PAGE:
Smallpox, which is caused byinfection with poxvirus variola,may follow variouscourses. An erythematouseruption can precede theappearance of tense, deep-seatedpapules that rapidly transform intovesicles. The lesions may be sparseor so numerous that they becomeconfluent.
Smallpox, which is caused byinfection with poxvirus variola,may follow variouscourses. An erythematouseruption can precede theappearance of tense, deep-seatedpapules that rapidly transform intovesicles. The lesions may be sparseor so numerous that they becomeconfluent.Typically, the incubation periodof variola major is 12 to 14 days, witha range of 7 to 17 days. Approximately30% of infected patients die of thedisease.1Routine immunization againstsmallpox was halted in the UnitedStates in 1972 and is not now recommended.Immunity for persons whohave received the vaccine is thoughtto be 3 to 5 years; the duration ofresidual partial immunity is notknown. Vaccine given to a patientwithin 4 days of exposure can preventsmallpox or significantly lessenthe severity of the disease. Personswho have had smallpox cannot contractthe disease again.1PRESENTATIONProdromal symptoms includethe acute onset of malaise, fever, rigors,vomiting, headache, and backache.Delirium develops in about 15%of patients; 10% of light-skinned patientshave an erythematous rash.Two or 3 days after the prodrome,just as the fever peaks, a discrete,maculopapular rash appears onthe face, hands, forearms, and mucousmembranes of the mouth andpharynx. Commonly, the palms andsoles also are involved.Initially, the lesions are peripheral(A); they move centrally within afew days. During week 2, the rashspreads to the legs and the trunk.The lesions quickly progress frommacules and papules to vesicles, thento umbilicated, pustular vesicles,which become crusty scabs between8 and 14 days after onset. Thesecrusts leave depressions and depigmentedscars that are more prominenton the face (B). The resultant faciallesions have been attributed tothe destruction of sebaceous glandswith subsequent granulation tissueshrinkage and fibrosis.2Flat, or malignant, smallpox.This variant occurs in 2% to 5% ofpatients and is attributable to thelack of an adequate cell-mediatedimmune response. The infection ischaracterized by severe systemictoxicity and the slow evolution of flat,soft, focal skin lesions that coalescebut do not become pustular. Theskin takes on a fine-grained reddishcolor that resembles crepe rubber.Mortality among unvaccinated personsis 95%.Hemorrhagic smallpox. Fewerthan 3% of patients have this variant.Extensive petechiae; mucosal hemorrhage;and intense toxemia, includinghigh fever, headache, backache, andabdominal pain, are present. Hemorrhagicsmallpox occurs more commonlyin pregnant women. Generally,patients die before the typical pox lesionscan develop.DIAGNOSISThe CDC Interim Smallpox ResponsePlan and Guidelines givesspecific instructions for reporting suspectedcases of the disease and for collecting,processing, and shipping specimensto an appropriate laboratoryfor evaluation.3 State and local publichealth authorities need to be contactedas well. The following is a conciseoverview of the detailed guidelines.Obtain vesicular fluid by openinglesions with the blunt edge of a sterilescalpel. Harvest a droplet of fluid andplace on a clean slide for microscopicexamination; allow the sample to airdry in a safe location. Scabs may beremoved with forceps and placed ina sterile tube. Label all materialscarefully.Safely secure all specimens forshipping. The CDC laboratory prefersat least 3 separate slides or a steriletube with 3 or 4 scabs for each patienttested. The CDC's Biosafety Level 4reference laboratory tests specimenswith viral cultures that require isolationof the virus and characterizationof its growth on chorioallantoic membraneor cell culture.Differential diagnosis. The diagnosisof smallpox requires astuteclinical evaluation. Most commonly,the clinical diagnosis can be confusedwith chickenpox; Cases 1 through 4illustrate manifestations of chickenpoxand its sequelae in adults and children.Also consider erythema multiformewith bullae (Case 5) and allergiccontact dermatitis in the differential.Chickenpox, which is caused bythe varicella-zoster virus, presentswith a mild viral prodrome and cropsof papulovesicular lesions. Severalclinical clues can help distinguishsmallpox from chickenpox (Table).Meningococcemia (Case 6) andacute leukemia (Case 7) need to be includedin the differential for hemorrhagicsmallpox.TREATMENTSupportive care--intravenousfluids and fever and pain control medication--is the mainstay of therapy.Antibiotics are used to treat secondarybacterial infections.Currently, no antiviral agentshave proved effective for the treatmentof smallpox. Adefovir dipivoxil,cidofovir, and ribavirin have shownsignificant in vitro antiviral activityagainst poxviruses; however, theirefficacy as therapy for this disease isuncertain. Cidofovir shows the mostpromise in animal models.4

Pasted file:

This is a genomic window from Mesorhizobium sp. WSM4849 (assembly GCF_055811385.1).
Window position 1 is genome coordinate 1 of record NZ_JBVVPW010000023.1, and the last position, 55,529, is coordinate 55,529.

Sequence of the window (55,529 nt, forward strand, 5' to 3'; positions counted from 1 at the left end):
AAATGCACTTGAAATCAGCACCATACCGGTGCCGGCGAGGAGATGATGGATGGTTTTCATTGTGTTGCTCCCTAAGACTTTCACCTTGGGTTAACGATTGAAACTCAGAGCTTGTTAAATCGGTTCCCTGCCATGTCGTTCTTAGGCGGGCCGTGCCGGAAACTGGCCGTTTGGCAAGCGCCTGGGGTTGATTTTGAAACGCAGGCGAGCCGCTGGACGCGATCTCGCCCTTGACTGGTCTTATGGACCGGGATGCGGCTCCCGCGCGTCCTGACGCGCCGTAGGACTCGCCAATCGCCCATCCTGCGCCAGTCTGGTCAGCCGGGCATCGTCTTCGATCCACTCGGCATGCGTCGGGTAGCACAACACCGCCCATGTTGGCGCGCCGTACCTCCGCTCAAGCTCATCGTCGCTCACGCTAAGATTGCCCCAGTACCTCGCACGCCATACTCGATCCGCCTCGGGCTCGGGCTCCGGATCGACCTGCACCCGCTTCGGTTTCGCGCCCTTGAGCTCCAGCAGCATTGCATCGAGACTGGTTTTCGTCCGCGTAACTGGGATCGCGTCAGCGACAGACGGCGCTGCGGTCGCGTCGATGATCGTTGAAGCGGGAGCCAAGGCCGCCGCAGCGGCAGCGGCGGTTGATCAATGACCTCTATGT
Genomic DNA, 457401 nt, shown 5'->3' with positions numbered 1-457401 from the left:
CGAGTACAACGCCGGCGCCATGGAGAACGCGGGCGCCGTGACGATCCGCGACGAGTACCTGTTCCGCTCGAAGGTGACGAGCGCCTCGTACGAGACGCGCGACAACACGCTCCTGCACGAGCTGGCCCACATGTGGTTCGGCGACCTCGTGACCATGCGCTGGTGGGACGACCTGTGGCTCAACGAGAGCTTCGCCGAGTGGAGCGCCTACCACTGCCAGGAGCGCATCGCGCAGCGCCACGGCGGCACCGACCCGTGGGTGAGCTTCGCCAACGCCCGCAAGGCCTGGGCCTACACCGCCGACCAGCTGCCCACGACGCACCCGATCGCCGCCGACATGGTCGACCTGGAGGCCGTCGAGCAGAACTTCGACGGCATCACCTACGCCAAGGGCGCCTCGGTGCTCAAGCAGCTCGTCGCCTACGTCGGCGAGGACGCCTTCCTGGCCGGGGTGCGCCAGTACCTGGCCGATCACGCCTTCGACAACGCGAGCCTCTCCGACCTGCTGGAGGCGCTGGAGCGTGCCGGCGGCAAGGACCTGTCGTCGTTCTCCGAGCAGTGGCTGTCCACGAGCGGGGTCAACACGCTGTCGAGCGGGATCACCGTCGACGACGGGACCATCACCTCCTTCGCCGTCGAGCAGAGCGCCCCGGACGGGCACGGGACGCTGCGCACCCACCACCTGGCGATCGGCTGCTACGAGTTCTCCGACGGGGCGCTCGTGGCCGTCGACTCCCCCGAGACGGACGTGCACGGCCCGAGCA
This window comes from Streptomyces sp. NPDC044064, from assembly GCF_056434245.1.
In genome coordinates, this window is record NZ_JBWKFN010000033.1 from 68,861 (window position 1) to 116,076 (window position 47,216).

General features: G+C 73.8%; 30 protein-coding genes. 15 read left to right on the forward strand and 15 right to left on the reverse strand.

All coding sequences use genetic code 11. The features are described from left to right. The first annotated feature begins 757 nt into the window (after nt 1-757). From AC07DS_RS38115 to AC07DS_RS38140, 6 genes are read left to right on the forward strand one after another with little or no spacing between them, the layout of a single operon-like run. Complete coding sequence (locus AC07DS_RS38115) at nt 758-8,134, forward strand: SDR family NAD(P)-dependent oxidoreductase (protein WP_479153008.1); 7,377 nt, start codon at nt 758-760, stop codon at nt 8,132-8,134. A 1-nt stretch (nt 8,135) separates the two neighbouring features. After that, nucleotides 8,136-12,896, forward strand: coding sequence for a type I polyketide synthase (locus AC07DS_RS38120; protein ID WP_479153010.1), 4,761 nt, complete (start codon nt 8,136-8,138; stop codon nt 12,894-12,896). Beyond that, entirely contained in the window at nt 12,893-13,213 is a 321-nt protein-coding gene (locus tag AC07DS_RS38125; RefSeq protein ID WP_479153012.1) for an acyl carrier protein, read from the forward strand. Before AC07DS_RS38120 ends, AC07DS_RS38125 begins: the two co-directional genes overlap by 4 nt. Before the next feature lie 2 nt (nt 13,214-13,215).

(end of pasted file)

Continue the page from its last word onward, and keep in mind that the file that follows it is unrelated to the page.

CDC Public Health Emergency Preparedness &Response. Facts about smallpox. Available at:http://www.bt.cdc.gov/DocumentsApp/FactSheet/SmallPox/About.asp. Accessed December 7, 2001.
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CDC Interim Smallpox Response Plan andGuidelines; draft 2.0: 11/21/01. Available at:http://www.bt.cdc.gov/DocumentsApp/Smallpox/RPG/index.asp. Accessed December 14, 2001.
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